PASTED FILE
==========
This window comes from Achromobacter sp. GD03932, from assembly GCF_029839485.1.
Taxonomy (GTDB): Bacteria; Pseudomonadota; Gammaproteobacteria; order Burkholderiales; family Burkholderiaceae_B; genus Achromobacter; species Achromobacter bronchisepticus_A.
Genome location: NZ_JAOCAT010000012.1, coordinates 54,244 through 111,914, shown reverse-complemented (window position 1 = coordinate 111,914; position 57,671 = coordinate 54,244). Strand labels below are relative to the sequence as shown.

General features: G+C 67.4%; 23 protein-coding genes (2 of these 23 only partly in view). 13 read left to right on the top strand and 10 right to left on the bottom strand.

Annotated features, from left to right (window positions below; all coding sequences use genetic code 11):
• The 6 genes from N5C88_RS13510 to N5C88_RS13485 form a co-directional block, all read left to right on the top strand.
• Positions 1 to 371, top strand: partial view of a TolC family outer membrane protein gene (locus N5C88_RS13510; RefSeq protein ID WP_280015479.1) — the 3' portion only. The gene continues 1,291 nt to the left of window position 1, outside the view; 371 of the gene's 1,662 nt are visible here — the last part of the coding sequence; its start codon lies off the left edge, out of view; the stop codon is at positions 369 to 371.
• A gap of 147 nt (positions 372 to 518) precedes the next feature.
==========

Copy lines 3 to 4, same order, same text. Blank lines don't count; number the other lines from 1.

Genome location: NZ_JAOCAT010000012.1, coordinates 54,244 through 111,914, shown reverse-complemented (window position 1 = coordinate 111,914; position 57,671 = coordinate 54,244). Strand labels below are relative to the sequence as shown.

General features: G+C 67.4%; 23 protein-coding genes (2 of these 23 only partly in view). 13 read left to right on the top strand and 10 right to left on the bottom strand.